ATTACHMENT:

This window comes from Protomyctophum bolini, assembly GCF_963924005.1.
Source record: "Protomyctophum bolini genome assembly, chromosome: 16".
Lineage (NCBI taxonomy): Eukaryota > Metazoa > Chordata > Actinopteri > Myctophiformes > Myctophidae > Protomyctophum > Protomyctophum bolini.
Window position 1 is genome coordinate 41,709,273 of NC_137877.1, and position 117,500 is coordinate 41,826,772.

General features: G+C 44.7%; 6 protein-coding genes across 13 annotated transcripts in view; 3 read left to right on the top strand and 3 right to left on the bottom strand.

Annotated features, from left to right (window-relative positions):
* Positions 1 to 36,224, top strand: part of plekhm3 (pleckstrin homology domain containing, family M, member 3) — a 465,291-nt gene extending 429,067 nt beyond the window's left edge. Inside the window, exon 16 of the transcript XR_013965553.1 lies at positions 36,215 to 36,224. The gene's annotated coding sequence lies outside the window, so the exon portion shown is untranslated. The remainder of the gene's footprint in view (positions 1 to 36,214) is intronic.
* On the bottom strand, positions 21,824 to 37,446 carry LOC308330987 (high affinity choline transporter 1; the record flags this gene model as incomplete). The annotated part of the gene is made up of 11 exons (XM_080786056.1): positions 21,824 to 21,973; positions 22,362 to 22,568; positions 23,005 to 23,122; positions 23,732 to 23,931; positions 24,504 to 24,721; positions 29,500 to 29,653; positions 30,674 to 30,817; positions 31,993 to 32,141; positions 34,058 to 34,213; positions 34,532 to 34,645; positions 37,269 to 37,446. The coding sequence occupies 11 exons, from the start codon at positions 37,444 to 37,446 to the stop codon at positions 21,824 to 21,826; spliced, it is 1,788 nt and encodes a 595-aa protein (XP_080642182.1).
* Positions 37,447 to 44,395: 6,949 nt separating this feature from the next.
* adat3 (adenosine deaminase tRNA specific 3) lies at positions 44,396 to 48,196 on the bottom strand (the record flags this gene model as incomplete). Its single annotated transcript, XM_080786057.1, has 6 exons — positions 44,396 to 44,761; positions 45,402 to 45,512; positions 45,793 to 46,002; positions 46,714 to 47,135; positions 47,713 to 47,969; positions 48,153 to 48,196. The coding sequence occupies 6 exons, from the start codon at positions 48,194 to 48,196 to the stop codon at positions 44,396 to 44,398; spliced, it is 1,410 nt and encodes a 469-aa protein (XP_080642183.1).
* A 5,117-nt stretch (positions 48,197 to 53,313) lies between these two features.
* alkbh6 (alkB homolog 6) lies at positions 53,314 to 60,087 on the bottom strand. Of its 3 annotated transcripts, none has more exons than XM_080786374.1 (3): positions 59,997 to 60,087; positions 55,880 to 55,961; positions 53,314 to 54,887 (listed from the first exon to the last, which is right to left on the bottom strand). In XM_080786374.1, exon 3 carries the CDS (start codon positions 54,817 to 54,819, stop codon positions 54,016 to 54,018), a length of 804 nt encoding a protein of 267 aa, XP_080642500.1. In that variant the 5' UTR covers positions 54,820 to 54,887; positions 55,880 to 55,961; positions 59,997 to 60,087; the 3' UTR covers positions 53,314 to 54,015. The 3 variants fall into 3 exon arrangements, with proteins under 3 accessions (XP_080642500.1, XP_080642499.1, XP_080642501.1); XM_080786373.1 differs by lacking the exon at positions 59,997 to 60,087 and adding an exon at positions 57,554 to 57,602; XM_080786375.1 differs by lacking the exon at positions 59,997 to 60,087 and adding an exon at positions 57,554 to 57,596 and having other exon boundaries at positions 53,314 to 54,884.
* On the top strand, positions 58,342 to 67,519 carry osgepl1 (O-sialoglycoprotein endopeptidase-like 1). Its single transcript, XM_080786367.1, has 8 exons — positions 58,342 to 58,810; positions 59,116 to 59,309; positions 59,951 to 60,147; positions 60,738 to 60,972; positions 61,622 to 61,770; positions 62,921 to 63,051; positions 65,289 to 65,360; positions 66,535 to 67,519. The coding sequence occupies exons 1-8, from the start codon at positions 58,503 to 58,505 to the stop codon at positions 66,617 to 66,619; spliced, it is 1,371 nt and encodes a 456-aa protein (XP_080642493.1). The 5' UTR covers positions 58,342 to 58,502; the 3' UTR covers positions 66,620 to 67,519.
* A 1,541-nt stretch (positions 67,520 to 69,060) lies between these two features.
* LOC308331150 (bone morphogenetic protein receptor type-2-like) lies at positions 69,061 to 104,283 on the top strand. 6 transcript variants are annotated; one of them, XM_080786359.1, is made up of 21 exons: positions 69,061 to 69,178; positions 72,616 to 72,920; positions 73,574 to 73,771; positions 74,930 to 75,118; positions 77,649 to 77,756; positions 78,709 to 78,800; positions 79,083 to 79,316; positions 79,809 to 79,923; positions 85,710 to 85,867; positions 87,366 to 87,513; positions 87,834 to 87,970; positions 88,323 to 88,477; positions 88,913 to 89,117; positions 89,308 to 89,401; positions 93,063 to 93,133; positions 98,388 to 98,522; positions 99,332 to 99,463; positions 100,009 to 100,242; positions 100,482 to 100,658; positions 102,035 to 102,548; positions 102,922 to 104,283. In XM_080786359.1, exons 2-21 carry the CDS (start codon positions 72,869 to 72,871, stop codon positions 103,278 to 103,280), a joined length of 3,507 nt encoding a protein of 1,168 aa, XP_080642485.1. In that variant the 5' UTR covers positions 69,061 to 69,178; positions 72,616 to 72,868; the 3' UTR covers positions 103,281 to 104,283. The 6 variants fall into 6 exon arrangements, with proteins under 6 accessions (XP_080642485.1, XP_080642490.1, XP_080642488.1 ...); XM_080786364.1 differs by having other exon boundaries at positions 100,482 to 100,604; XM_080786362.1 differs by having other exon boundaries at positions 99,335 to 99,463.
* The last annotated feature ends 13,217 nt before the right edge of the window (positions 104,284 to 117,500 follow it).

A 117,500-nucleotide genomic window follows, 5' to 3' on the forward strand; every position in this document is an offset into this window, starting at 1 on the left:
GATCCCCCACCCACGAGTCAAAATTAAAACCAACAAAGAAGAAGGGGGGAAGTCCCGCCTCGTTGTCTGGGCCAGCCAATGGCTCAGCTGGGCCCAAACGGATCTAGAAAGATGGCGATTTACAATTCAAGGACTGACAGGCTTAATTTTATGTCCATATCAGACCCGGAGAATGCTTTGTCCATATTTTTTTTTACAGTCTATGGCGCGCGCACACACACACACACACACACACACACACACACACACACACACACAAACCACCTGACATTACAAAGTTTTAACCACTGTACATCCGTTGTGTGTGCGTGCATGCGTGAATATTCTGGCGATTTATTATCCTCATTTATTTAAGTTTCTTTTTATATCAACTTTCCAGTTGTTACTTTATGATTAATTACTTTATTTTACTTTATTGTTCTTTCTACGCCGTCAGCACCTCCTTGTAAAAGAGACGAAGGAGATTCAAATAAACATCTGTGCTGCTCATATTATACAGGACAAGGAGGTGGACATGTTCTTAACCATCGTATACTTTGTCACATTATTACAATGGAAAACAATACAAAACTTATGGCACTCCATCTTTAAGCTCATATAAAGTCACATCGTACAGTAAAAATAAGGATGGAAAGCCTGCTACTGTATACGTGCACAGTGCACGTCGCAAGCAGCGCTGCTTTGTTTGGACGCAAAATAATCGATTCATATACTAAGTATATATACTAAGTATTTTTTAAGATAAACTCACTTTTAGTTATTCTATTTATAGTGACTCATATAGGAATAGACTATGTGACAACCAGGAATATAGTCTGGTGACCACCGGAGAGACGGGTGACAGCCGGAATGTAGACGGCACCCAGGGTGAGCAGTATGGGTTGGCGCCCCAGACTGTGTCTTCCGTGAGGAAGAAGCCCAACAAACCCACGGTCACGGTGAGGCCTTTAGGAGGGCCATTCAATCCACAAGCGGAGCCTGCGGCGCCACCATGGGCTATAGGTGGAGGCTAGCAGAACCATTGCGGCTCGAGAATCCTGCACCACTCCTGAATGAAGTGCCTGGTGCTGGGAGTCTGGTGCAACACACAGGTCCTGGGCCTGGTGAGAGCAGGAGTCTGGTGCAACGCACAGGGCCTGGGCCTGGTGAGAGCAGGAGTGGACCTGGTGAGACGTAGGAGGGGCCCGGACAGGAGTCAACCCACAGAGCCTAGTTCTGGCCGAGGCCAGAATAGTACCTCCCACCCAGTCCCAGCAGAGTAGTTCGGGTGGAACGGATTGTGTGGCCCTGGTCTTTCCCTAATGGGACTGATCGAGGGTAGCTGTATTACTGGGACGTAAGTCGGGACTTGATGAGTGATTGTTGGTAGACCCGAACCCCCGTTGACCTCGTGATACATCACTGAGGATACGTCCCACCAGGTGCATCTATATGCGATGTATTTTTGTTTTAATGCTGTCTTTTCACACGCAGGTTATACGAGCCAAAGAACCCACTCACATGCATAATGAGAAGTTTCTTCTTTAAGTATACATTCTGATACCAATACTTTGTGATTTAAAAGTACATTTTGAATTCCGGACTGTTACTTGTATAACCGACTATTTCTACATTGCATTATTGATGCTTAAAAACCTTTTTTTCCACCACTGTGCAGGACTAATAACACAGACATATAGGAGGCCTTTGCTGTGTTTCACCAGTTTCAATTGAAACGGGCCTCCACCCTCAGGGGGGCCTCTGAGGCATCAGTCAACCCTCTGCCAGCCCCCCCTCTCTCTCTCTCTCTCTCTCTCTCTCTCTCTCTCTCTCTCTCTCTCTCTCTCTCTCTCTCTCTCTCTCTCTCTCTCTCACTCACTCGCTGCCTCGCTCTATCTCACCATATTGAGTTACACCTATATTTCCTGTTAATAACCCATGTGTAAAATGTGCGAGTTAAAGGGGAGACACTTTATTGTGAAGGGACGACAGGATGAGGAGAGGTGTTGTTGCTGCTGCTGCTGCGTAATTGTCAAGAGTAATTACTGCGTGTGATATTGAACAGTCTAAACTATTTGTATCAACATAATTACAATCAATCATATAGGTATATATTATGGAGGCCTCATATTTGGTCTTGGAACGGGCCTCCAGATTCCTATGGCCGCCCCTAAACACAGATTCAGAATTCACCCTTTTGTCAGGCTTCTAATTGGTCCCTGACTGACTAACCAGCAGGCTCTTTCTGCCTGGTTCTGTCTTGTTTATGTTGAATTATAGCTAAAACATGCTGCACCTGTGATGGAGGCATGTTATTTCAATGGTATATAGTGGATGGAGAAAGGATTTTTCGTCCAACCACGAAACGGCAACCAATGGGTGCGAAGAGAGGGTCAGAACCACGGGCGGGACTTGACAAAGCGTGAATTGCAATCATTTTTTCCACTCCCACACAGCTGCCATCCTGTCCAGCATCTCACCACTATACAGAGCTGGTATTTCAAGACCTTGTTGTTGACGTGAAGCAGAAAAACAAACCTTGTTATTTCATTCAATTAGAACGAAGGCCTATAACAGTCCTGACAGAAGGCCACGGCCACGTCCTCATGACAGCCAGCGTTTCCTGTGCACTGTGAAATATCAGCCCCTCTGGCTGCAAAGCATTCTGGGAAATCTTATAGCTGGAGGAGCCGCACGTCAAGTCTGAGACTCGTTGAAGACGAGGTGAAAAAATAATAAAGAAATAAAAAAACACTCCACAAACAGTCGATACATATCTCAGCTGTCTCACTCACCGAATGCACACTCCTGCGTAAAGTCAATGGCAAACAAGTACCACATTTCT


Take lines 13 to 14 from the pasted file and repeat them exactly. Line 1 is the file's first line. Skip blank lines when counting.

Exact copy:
* On the top strand, positions 58,342 to 67,519 carry osgepl1 (O-sialoglycoprotein endopeptidase-like 1). Its single transcript, XM_080786367.1, has 8 exons — positions 58,342 to 58,810; positions 59,116 to 59,309; positions 59,951 to 60,147; positions 60,738 to 60,972; positions 61,622 to 61,770; positions 62,921 to 63,051; positions 65,289 to 65,360; positions 66,535 to 67,519. The coding sequence occupies exons 1-8, from the start codon at positions 58,503 to 58,505 to the stop codon at positions 66,617 to 66,619; spliced, it is 1,371 nt and encodes a 456-aa protein (XP_080642493.1). The 5' UTR covers positions 58,342 to 58,502; the 3' UTR covers positions 66,620 to 67,519.
* A 1,541-nt stretch (positions 67,520 to 69,060) lies between these two features.